Book Review: Impossible Languages

Amir Ghorbanpour 1 ,
Author Information & Copyright
1Tarbiat Modares University, Iran
Reviewed by: Amir Ghorbanpour, Ph.D. Graduate and Researcher, Department of Linguistics, Tarbiat Modares University, Iran, Email:

Copyright © 2022 Language Research Institute, Sejong University. Journal of Universal Language is an Open Access Journal. All articles are distributed online under the terms of the Creative Commons Attribution Non-Commercial License ( which permits unrestricted non-commercial use, distribution, and reproduction in any medium, provided the original work is properly cited.

Published Online: Mar 31, 2022

Impossible Languages, written by the Italian linguist and neuroscientist Andrea Moro (2016), takes a new look at the biological foundations of language and explores what makes human language distinct from any other communication system—the “fingerprint” of human language, as the author puts it. The book is divided into 11 chapters and, together with the list of references and an index at the end of the book, contains a total of 145 pages.

Moro begins his book by arguing that the ultimate goal of linguistics is to define the class of possible human languages, and then he poses two main questions to be addressed in the book: “Do impossible human languages exist at all? What is a language made of that there can be an impossible one?” (p. 1). The author then goes on to say that by posing this issue, we have in fact raised a twofold question—a formal question (related to rules) and a physical one (related to matter)—, and the aim of this book, he maintains, is to focus on both sides of this question and to eventually argue for their possible unification.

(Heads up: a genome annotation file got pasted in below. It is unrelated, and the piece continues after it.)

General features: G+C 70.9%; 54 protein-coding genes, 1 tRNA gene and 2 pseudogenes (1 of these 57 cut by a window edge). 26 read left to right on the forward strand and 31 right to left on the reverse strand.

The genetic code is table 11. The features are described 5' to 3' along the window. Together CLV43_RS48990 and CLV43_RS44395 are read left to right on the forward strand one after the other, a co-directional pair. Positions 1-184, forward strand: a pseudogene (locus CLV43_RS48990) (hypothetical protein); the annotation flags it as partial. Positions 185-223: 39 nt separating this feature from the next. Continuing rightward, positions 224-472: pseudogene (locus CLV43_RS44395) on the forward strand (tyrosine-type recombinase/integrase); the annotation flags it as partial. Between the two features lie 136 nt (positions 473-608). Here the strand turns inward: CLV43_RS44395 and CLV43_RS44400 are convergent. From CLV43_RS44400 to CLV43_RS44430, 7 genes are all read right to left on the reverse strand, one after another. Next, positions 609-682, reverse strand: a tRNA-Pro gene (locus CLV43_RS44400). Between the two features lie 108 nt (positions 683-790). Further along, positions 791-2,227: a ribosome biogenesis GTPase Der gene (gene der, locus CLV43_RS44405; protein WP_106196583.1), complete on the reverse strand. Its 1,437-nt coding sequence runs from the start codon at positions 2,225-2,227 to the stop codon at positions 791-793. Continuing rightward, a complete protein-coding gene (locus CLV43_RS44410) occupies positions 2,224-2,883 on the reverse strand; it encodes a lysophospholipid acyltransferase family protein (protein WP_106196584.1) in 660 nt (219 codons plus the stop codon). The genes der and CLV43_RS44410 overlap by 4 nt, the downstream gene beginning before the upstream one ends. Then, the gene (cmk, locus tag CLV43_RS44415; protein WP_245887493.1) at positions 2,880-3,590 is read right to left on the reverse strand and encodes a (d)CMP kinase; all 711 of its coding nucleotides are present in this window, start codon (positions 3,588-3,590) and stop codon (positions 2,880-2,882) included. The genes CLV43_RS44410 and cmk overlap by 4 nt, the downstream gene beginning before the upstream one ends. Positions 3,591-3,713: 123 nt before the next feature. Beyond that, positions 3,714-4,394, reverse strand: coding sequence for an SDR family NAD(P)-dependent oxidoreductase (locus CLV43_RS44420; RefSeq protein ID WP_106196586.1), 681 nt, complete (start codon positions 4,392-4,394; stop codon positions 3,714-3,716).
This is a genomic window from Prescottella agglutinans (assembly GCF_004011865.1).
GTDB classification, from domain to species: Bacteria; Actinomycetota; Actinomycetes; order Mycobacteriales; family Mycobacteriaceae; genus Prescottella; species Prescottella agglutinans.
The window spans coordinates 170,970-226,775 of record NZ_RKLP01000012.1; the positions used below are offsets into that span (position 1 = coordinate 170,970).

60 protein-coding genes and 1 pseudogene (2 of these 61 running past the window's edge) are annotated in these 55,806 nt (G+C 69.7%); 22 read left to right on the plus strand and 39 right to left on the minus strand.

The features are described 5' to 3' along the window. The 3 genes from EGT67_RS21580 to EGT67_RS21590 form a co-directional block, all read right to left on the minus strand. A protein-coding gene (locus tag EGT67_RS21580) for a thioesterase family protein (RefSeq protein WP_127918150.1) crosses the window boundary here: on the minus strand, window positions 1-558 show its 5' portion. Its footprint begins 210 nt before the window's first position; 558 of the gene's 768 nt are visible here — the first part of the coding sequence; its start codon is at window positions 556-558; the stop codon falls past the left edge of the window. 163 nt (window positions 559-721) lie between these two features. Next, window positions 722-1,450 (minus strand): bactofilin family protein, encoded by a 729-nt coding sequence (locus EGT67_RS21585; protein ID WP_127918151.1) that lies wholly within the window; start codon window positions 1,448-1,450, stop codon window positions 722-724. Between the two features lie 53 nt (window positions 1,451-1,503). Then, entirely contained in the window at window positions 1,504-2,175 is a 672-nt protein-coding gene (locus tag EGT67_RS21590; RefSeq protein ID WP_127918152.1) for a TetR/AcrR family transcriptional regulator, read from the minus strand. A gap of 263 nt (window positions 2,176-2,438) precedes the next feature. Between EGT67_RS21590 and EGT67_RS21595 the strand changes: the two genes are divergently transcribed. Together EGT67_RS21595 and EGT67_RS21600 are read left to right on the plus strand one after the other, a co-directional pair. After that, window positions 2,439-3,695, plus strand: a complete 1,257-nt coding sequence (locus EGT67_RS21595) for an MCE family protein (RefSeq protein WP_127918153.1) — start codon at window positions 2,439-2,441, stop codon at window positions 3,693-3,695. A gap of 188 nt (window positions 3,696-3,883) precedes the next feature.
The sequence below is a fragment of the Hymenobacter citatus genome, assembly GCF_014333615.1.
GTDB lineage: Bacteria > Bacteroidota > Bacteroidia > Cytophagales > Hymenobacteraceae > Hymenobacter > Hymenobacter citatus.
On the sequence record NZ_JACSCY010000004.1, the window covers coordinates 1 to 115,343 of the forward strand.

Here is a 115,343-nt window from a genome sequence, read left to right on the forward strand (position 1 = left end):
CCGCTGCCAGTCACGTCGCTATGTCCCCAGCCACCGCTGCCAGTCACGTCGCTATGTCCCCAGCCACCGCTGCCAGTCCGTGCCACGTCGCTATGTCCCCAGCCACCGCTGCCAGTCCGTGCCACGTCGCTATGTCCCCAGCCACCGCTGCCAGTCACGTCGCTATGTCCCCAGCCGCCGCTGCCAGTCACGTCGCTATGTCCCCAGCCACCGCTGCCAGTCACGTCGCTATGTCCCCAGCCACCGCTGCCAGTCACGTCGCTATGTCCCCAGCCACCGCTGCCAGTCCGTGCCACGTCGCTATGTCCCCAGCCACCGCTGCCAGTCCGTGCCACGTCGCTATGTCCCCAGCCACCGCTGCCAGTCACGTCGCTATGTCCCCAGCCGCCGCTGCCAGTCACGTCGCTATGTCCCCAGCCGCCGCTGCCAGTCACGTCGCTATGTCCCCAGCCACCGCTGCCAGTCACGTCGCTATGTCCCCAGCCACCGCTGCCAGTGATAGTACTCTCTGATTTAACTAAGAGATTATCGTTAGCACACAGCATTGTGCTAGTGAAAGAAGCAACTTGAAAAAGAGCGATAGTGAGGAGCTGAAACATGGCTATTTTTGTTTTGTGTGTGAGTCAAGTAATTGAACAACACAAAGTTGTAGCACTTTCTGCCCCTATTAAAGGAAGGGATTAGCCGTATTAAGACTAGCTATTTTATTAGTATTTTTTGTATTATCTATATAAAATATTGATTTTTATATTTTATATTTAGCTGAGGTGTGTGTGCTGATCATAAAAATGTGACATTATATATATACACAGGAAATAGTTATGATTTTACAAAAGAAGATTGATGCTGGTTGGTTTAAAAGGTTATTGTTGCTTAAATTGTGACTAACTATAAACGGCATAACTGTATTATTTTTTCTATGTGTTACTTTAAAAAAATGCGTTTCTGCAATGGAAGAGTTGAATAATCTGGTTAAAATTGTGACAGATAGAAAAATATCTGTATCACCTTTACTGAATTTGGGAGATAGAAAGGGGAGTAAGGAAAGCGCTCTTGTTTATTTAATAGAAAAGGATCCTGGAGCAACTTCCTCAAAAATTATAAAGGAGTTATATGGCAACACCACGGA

The notion of “impossible” for languages, however, is difficult to formulate. As the author points out, in biology, for instance, it is relatively easy to imagine an impossible animal—for example, an animal that produces more energy than it absorbs, or an animal that can have indefinite growth—, because all living beings are constrained by physical laws, such as entropy or gravity. With regard to languages, however, “it is hard to think of a physical law or an equivalent of a physical law that would make a language impossible” (p. 3). Moro discusses some historical views about the nature of human language, noting that the hypothesis that there may be impossible languages has not always been considered a plausible one within the Western tradition, and in fact, except for some speculations by medieval philosophers such as Roger Bacon, a very different view prevailed for centuries: that there are no impossible languages, simply because there are no formal principles to which languages must adhere; they can follow any conceivable rule, freely and without any limits (p. 3). At the end of Chapter 1, the author states that in his book he examines evidence for the hypothesis that impossible human languages exist and shows how the very concept of impossible languages has helped shape research in the field.